Most cartoonist are familiar with watercolor paintings because it could be the simplest to set up. However, the technique of watercolor painting is not simple to master.
The mixing medium is water. It is a painting technique using colored powder mixed with glues and suspended in water. Some of the dissolved colors are called ink. The most common media holding the painting is paper.
What identifies it as watercolor painting is the use of brush rather than the pen. Some watercolor paintings also incorporates pen lines and are called pen-and-wash techniques.
There are many styles in use. The Chinese and Japanese watercolour paintings tend to use a lot of blacks or browns, while western styles have many shades of colors.
Some are done in a loosely, flowing style while others tend to be intricate and detailed.
Watercolor painting was also used in cartoons and large paintings.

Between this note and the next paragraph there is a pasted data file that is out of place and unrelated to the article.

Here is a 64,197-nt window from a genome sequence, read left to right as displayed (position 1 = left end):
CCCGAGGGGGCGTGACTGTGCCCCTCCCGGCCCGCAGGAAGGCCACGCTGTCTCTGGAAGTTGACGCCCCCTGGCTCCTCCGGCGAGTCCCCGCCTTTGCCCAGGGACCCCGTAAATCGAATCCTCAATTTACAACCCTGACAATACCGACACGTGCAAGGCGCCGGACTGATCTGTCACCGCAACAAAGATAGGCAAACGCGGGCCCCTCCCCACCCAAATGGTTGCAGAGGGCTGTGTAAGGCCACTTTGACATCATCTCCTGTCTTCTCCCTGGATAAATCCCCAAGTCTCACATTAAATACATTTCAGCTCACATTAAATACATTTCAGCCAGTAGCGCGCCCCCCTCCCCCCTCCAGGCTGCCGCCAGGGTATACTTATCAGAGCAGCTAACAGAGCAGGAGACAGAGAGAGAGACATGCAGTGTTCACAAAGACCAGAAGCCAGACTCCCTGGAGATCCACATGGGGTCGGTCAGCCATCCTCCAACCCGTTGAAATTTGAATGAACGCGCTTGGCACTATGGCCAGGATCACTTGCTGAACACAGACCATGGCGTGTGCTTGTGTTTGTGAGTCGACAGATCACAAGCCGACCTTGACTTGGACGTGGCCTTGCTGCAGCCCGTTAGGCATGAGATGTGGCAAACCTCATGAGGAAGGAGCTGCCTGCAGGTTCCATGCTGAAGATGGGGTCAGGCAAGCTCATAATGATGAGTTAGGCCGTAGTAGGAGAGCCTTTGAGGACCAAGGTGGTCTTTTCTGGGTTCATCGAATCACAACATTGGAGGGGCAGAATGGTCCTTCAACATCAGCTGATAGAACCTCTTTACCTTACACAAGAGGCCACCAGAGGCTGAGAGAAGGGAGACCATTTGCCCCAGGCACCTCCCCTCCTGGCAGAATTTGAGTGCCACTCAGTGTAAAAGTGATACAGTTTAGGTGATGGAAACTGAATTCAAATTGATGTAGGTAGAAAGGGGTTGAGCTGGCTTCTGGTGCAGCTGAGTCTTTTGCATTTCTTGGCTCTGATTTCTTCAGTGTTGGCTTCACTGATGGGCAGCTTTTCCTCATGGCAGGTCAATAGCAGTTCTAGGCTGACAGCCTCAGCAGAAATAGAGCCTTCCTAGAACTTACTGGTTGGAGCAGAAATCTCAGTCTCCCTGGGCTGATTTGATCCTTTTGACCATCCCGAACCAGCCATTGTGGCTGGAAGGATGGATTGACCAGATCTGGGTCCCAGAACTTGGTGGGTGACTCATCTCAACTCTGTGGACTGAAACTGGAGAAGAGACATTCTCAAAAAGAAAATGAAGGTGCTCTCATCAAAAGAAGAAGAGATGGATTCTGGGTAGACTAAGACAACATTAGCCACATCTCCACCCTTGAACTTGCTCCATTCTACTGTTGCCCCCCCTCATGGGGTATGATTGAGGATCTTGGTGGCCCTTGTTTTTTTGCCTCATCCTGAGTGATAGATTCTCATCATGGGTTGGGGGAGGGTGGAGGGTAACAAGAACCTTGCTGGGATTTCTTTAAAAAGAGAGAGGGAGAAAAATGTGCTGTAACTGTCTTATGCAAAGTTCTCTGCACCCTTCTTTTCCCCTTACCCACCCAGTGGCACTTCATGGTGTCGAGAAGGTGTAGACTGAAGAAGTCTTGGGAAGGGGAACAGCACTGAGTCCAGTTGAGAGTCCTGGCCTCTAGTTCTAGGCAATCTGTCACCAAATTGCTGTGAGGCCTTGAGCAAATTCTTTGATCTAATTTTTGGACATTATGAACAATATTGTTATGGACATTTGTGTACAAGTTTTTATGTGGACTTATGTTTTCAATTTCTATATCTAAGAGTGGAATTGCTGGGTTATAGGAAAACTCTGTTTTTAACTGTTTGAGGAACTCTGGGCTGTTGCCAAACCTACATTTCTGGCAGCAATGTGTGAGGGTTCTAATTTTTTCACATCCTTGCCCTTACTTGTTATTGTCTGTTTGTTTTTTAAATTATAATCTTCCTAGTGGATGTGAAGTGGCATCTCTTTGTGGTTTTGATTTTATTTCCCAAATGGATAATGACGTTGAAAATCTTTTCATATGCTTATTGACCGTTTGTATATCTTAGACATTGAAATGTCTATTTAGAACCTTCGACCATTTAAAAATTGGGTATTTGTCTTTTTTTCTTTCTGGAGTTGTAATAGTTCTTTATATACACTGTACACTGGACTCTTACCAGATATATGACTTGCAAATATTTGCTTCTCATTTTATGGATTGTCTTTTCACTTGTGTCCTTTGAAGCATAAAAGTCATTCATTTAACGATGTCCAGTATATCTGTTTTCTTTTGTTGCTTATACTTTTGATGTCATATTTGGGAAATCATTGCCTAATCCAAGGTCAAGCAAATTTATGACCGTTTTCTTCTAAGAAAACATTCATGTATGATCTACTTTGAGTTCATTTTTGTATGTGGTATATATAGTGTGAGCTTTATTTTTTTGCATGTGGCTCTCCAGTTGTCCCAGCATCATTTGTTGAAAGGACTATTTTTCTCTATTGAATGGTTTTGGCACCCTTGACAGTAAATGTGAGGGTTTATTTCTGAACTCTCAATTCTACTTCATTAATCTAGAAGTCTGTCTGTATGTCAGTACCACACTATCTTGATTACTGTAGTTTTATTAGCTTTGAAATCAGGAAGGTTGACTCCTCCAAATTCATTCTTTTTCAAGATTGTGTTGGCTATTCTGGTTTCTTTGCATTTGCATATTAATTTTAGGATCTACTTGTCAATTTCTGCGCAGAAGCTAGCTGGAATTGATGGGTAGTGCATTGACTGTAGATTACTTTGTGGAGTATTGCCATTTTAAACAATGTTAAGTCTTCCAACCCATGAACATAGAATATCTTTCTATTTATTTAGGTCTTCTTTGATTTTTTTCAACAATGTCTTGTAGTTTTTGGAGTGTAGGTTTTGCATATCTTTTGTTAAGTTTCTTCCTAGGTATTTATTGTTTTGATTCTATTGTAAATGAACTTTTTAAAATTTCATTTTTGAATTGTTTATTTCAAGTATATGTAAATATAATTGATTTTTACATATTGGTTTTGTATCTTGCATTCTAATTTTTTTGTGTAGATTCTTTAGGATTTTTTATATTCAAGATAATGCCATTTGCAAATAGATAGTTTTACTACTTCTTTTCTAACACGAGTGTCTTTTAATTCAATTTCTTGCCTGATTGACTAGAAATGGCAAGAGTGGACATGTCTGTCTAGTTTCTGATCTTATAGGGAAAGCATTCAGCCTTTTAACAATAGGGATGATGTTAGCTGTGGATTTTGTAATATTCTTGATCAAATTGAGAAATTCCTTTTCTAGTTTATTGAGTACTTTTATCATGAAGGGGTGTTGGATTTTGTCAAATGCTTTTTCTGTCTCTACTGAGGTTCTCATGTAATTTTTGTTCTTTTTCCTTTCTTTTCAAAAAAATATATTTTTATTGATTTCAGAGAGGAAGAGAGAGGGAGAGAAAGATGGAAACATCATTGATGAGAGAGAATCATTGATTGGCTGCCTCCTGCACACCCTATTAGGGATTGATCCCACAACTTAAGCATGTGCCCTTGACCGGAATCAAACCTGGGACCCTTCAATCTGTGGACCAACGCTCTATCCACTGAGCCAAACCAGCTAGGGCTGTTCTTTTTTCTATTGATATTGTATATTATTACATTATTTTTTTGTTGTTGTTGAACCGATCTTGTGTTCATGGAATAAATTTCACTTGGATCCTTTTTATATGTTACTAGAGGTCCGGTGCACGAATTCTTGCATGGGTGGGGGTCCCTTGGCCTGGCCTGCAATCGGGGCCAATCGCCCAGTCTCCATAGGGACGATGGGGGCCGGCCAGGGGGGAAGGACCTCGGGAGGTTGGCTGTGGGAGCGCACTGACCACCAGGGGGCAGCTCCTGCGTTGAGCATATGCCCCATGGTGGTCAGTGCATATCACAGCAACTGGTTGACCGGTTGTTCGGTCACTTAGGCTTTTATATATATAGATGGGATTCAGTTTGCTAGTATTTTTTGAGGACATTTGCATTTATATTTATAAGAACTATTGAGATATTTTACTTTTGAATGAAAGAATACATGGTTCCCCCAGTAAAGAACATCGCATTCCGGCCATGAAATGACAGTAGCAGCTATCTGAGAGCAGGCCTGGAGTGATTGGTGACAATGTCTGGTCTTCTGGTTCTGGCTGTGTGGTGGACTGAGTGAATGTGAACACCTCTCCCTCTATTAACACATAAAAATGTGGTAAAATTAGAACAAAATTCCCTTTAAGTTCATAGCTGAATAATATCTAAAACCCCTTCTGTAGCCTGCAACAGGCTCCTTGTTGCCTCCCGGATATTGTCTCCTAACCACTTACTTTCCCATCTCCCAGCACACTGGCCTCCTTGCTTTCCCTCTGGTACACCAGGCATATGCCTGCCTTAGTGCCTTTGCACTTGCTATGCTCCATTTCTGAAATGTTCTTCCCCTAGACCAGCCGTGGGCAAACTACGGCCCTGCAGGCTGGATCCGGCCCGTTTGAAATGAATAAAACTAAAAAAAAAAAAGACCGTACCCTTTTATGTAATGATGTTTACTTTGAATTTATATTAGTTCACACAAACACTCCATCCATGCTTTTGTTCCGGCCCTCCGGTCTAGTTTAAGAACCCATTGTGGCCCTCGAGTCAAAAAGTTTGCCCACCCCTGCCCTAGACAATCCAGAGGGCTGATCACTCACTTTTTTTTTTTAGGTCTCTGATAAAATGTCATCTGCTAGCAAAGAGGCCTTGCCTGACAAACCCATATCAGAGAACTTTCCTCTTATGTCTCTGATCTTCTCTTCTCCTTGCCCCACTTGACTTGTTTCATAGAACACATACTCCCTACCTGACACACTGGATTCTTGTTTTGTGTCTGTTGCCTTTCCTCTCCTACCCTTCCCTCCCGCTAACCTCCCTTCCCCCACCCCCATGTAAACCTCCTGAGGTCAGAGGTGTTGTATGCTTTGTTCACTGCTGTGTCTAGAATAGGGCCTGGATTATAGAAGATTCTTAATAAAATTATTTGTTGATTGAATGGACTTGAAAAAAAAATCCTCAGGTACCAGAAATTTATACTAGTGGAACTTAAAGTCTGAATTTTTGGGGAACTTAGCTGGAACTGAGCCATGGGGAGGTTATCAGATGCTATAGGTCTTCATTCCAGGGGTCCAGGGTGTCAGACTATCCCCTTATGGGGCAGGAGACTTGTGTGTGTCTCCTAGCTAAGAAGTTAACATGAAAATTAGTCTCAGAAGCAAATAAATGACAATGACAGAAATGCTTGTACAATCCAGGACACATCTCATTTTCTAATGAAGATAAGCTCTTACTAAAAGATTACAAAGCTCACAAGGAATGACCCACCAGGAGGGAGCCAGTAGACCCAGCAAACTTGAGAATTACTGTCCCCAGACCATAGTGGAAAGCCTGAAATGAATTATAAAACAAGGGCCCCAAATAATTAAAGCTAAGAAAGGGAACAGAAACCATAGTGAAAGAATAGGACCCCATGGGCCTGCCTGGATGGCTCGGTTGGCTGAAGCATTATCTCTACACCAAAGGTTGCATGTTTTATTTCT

When we talk about watercolor, it usually means the traditional transparent watercolor. However, there is another type called gouache or opaque watercolor, sometimes called poster colors. Sometimes people also call acrylic paints as watercolor because they can be dissolved in water.
Traditional watercolor paint is made of finely-ground pigment mixed with gum arabic for the body, and glycerin or honey for viscosity and to bond the colorant to the painting surface. Unpigmented filler is added to gouache to lend opacity to the paint. Oil of clove is used to prevent mold.
Commercial watercolor paints come in two grades: “Artist” (or “Professional”) and “Student”, the former usually formulated using a single pigment, while the latter grade paints are often are formulated using two or more less expensive pigments. The artist grade have richer colors and vibrant mixes.